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Harmonies of the World, by Johannes Kepler, tr. Charles Glenn Wallis [1939], at

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by Johannes Kepler

Concerning the very perfect harmony of the celestial movements, and the genesis of eccentricities and the semidiameters, and the periodic times from the same.

After the model of the most correct astronomical doctrine of today, and the hypothesis not only of Copernicus but also of Tycho Brahe, whereof either hypotheses are today publicly accepted as most true, and the Ptolemaic as outmoded.

I commence a sacred discourse, a most true hymn to God the Founder, and I judge it to be piety, not to sacrifice many hecatombs of bulls to Him and to burn incense of innumerable perfumes and cassia, but first to learn myself, and afterwards to teach others too, how great He is in wisdom, how great in power, and of what sort in goodness. For to wish to adorn in every way possible the things that should receive adornment and to envy no thing its goods—this I put down as the sign of the greatest goodness, and in this respect I praise Him as good that in the heights of His wisdom He finds everything whereby each thing may be adorned to the utmost and that He can do by his unconquerable power all that he has decreed.

GALEN, on the Use of Parts. Book III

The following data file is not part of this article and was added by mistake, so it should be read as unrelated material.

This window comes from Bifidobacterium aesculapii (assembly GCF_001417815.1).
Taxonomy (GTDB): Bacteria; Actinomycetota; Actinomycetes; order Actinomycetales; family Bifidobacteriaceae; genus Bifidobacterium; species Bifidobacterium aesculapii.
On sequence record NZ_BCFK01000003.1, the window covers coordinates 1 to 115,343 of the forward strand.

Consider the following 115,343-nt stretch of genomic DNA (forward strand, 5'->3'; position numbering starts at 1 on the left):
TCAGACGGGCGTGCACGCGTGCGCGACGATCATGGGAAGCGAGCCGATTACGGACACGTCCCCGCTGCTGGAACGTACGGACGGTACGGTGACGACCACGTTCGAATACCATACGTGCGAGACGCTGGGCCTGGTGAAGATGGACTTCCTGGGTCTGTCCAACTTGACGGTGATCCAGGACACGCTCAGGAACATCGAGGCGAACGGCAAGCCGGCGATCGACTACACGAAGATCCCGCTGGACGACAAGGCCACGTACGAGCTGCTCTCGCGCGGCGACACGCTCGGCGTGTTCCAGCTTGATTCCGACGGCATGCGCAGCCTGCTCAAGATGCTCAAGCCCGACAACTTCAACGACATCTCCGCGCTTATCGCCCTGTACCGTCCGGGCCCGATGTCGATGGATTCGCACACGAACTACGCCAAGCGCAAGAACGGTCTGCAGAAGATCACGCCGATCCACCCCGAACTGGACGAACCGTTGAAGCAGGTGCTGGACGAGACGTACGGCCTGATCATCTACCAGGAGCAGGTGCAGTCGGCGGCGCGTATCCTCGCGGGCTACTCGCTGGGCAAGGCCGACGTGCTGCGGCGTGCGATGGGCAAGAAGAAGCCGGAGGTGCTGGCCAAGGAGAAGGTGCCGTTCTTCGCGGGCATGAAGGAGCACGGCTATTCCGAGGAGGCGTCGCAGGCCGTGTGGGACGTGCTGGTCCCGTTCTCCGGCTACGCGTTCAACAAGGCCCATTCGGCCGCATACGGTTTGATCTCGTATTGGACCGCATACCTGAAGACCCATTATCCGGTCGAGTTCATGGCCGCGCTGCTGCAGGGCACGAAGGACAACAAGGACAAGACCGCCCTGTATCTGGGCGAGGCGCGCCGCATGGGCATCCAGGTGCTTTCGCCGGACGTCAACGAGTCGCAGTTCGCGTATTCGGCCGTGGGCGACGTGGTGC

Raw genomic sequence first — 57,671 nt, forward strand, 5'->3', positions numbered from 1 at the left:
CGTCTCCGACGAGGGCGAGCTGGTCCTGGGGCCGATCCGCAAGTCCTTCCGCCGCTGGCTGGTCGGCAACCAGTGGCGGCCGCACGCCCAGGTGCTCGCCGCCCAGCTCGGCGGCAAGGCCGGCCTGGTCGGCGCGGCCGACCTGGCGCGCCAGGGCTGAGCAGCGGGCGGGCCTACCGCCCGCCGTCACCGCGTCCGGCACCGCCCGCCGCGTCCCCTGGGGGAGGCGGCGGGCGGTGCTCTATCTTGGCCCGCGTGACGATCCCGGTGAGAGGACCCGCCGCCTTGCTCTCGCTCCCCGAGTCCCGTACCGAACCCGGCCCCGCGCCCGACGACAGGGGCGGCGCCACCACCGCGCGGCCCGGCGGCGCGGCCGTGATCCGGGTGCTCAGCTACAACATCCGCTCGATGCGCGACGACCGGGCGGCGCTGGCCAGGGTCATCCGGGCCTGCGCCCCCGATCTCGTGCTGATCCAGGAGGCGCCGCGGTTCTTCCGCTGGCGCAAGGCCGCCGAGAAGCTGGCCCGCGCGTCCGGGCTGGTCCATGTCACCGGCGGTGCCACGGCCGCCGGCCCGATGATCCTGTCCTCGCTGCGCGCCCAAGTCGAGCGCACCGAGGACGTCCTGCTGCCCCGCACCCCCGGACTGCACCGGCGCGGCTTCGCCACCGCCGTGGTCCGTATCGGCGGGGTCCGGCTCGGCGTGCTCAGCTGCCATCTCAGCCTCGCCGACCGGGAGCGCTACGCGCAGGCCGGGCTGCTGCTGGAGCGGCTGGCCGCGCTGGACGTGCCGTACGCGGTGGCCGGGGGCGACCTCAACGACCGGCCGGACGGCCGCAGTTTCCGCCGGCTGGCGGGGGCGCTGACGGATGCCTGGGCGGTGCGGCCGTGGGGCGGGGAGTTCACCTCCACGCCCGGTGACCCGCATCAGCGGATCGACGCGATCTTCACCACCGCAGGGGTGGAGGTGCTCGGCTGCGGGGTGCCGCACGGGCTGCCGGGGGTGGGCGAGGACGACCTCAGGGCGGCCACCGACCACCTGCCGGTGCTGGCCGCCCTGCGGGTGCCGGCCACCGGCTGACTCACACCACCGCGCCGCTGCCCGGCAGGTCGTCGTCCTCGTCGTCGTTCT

[268] As regards that which I prophesied two and twenty years ago (especially that the five regular solids are found between the celestial spheres), as regards that of which I was firmly persuaded in my own mind before I had seen Ptolemy's Harmonies, as regards that which I promised my friends in the title of this fifth book before I was sure of the thing itself, that which, sixteen years ago, in a published statement, I insisted must be investigated, for the sake of which I spent the best part of my life in astronomical speculations, visited Tycho Brahe, [269] and took up residence at Prague: finally, as God the Best and Greatest, Who had inspired my mind and aroused my great desire, prolonged my life and strength of mind and furnished the other means through the liberality of the two Emperors and the nobles of this province of Austria-on-the-Anisana: after I had discharged my astronomical duties as much as sufficed, finally, I say, I brought it to light and found it to be truer than I had even hoped, and I discovered among the celestial movements the full nature of harmony, in its due measure, together with all its parts unfolded in Book III—not in that mode wherein I had conceived it in my mind (this is not last in my joy) but in a very different mode which is also very excellent and very perfect. There took place in this intervening time, wherein the very laborious reconstruction of the movements held me in suspense, an extraordinary augmentation of my desire and incentive for the job, a reading of the Harmonies of Ptolemy, which had